Introduction to the Bernard Family of Carlow, Laois and Offaly, Ireland
Charles Bernard of Carlow born circa 1638 - died 1668 (Children: Thomas John and Philip)
Thomas Bernard and Deborah Franks (Children: Charles, Franks, Elizabeth, Joseph and Anne)
Philip Bernard (1668-1721)
Charles Bernard of Laois (Queen’s Co). (Eldest son of Thomas and Deborah)
Franks Bernard of Carlow (Second son of Thomas and Deborah)
Joseph Bernard of Carlow (youngest son of Thomas and Deborah)
Thomas Bernard of Castletown, Offaly (Son of Joseph and Mary)
John Bernard of Carlow (Son of Joseph and Mary)
William Bernard of Carlow (Son of Joseph and Mary)
Thomas Bernard of Carlow (Son of William and Mary)
Arthur O’Brien Bernard of Carlow and the Isle of Man (son of Thomas and Anne)
Bernards of Tullow, Aghade, Newstowne and Rathrush, Co Carlow
IN THE BEGINNING - THE 1600s and before
In volume I of Irish Pedigrees; or the Origin and Stem of the Irish Nation,
the name Bernard is stated to be the anglicized version of O'Briain of
Thomond (along with O'Brien, Brien, Bryan and Bryant). In volume II of
the same publication it suggests that the Bernards, were Huguenots
arriving from France prior to the reign of Louis XIV
i.e. before 1638. I cannot confirm which hypothesis fits my Bernard
family however, I have found Bernard's in Ireland in the 1300's so the
name deriving from O'Briain is probably more likley.
The Bernards appear to have been
settled in the county of Carlow, Ireland since at least the beginning
of the 1600s, although, it is
possible that they were in another Irish county before that time. In
and Antiquities of the County of Carlow" by John Ryan
I found a reference
to John Bernard of Tinriland Catherlough
[now Carlow] in 1619. I assume that John was an adult and would
therefore have been born before in the late 1500s and probably married
with children before 1619.
“… By another grant, dated 1st July, 1619, demised John Bernard the
lands of Tinriland, for the term of thirty-one years, annual rent, fourteen pounds".
The Tinriland lease must have stayed in the family as, several generations later, in the will of another John Bernard (son of Joseph) of Carlow, dated 1791, John Bernard mentions leaving the land leases of Tinriland to his son Joseph. [Modern spelling is Tinryland].
I have found references to other male Bernards in Carlow in the early to mid-1600s:
A John Bernard was mentioned in the Common Pleas in 1663 and 1666. He
would have been an adult at this time. It is possible that he was son
of John and I have estimated his birth to be about 1610.
I have no other records of another John Bernard until 1666 (when John
was born to Charles). It is also unlikely that the John mentioned in
the Common Pleas was the first John born in the late 1500s.
Joseph Bernard. The next record of a Bernard in Carlow with a reliable date is that of Joseph Bernard. The inscription in
Lorum Old Church Cemetry, Clonmulsh (https://sites.rootsweb.com/~irlcar2/Lorum_Cemetery_4.htm) records the death of
Joseph in 1704 aged 70, born in 1634. The inscription
also indicates he had a son Joseph (the younger) who's wife was Mary, born in 1732 (died in 1778) and also grandchildren. I have been unable to determine which of the
Bernards in Carlow are his descendants.
William Bernard The next record of another Bernard in
Carlow is found in the Census
of Ireland 1659, a William
Bernard, Gent. is living in Catherlough (Carlow). Based
on the dates in the following documents it is obvious that William was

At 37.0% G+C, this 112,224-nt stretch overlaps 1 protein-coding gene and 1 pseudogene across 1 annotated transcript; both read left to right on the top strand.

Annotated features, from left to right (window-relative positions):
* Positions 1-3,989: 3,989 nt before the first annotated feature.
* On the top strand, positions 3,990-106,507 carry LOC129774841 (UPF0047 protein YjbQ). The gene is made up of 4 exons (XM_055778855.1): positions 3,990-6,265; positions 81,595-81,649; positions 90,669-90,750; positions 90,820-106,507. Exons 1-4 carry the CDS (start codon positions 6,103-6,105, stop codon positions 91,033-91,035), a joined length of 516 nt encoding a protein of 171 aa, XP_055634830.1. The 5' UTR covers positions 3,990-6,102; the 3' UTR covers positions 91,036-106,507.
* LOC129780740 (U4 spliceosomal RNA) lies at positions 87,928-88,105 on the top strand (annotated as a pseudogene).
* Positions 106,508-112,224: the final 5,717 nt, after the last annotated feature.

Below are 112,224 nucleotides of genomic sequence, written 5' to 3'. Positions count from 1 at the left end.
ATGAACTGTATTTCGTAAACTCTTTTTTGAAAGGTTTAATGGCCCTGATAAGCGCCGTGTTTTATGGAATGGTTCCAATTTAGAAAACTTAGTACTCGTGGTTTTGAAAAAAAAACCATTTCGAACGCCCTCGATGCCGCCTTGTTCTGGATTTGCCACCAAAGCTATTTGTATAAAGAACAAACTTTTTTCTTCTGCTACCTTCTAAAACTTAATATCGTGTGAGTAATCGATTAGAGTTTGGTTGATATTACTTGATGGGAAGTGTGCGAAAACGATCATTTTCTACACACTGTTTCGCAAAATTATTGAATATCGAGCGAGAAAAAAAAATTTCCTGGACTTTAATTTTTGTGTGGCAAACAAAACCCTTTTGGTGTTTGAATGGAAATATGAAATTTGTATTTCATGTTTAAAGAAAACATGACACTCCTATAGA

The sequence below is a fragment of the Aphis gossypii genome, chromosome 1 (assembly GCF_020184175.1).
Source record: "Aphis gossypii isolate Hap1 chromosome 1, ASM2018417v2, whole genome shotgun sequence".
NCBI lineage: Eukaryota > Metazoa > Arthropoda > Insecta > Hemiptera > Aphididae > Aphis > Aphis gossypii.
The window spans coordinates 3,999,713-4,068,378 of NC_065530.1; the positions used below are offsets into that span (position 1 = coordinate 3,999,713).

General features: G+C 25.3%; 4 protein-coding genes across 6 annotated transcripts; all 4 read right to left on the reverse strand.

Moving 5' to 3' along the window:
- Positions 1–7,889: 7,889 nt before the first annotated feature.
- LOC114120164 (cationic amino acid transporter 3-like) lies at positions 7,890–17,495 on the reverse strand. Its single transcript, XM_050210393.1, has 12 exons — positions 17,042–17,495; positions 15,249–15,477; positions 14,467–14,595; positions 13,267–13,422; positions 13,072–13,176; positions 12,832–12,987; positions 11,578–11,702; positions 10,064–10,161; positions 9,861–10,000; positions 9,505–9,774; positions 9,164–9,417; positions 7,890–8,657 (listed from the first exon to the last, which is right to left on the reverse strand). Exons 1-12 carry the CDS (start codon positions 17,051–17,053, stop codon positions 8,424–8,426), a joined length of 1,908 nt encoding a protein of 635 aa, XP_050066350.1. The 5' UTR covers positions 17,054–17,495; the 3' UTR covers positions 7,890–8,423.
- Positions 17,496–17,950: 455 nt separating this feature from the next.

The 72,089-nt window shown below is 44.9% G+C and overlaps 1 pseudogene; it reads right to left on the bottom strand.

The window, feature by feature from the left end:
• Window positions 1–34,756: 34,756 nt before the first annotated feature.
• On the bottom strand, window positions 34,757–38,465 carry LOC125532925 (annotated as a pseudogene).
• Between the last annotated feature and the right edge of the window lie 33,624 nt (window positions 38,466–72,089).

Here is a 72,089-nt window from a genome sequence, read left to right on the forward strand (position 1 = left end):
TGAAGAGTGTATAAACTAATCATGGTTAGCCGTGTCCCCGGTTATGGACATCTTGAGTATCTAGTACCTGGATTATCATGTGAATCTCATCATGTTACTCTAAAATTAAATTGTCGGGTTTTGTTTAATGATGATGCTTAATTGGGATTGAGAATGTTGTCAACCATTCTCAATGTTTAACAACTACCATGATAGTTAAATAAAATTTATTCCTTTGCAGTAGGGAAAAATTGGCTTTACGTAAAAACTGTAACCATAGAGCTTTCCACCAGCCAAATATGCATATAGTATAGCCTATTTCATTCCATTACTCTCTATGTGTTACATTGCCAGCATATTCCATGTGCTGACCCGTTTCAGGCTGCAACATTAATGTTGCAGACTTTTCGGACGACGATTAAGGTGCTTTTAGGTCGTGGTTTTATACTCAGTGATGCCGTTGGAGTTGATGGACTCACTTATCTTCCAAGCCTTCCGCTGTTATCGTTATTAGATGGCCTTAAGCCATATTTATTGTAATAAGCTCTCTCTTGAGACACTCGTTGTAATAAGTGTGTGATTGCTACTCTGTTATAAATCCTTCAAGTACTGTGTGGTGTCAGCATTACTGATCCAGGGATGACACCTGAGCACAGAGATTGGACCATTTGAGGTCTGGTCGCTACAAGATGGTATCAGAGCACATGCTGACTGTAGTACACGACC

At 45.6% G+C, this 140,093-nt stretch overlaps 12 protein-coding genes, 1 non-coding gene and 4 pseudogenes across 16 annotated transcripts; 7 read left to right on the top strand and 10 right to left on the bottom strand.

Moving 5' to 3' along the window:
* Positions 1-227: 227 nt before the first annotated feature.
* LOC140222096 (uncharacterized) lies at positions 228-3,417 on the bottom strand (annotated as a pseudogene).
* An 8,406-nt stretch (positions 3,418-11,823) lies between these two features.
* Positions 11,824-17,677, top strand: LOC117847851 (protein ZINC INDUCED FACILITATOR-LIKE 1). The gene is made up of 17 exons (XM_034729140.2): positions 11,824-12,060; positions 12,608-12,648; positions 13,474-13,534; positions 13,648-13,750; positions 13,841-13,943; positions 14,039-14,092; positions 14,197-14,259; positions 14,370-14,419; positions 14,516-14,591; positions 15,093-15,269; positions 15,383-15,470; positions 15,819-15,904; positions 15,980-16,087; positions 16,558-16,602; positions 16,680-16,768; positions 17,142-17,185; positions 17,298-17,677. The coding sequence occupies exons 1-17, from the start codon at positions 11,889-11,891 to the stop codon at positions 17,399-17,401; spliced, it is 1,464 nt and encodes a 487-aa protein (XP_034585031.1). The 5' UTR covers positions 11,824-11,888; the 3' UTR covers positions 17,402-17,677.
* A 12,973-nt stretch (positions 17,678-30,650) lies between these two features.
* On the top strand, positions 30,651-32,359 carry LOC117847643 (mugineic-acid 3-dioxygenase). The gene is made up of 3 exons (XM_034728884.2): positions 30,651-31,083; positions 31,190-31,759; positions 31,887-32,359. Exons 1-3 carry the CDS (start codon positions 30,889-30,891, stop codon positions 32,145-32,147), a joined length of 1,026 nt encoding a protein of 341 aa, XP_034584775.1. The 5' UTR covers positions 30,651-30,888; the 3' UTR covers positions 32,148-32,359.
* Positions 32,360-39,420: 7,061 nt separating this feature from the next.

an adult by 1659 and had children by 1667. I have estimated that he was
probably born about 1636. and assumed that he was the son of John.
King in “Carlow the Manor and Town 1674-1721” comments that
“the so-called 1659
census was really a tax
return which excluded several categories of the
population like those under fifteen years.”
Then, in 1677
“a lease for ye lives of Thomas Bernard, Charles Bernard, William Bernard. The towne and lands of Mortellstowne containing 120 acres, and ye Martlands of ye Burren containing 40 acres” (King)
Mortlestown Farm was one of the larger farms in the Manor of Carlow being 223 acres.
There is a further record that –
"In 1689 and in 1695, William Bernard waived his lease to the 120-acre Mortlestown farm.
He refused to 'intermeddle therewith because of the depredations of the army'.
It had lain waste for a number of years until Baron Worth set it for £35 in 1695". (King)
In 1699 William Bernard’s name appears in the record of Common Pleas.
In a 1681 record of tenants in the old walled town of Carlow (Spaight’s Survey 1681, also in King) there is a William Bernard and his children: Thomas, Charles and William.
Bernard (circa 1700) is claiming a
property (deed) "term for three
lives renewable for ever after the death of Tho., C. and W. Bernard".
The three lives are: Thomas, Charles and William Bernard sons of
Bernard mentioned in the 1659 Census. It is not known who John Bernard was but he
was possibly the fourth son of William.
Charles Bernard. Burke, in the Genealogical And Heraldic History Of The Landed Gentry Of Ireland (1912), claimed that my ancester Charles Bernard came to Ireland with Oliver Cromwell during the Conquest of Ireland in 1649. All the records I have found show that the name Bernard existed in Ireland long before Oliver Cromwell arrived there and that the repetition of first names found in the Bernard family of Co. Carlow led me to conclude that Burke was mistaken and that Charles Bernard descended from Bernard ancestors already resident in Ireland.
Although I believe Burke was mistaken in his description of Charles' parentage and origins in England, he did provide what appears to be an accurate description of Charles Bernard's marriage in 1664 to Elizabeth Shepperd and of his three sons: Thomas John and Philip all born in the 1660s. Charles died in 1668, he would have been about 30 year's old at the time of his death.That may explain why there is no documentary evidence regarding Charles and his family until the 1700s. Charles was possibly the youngest son of John, born about 1638.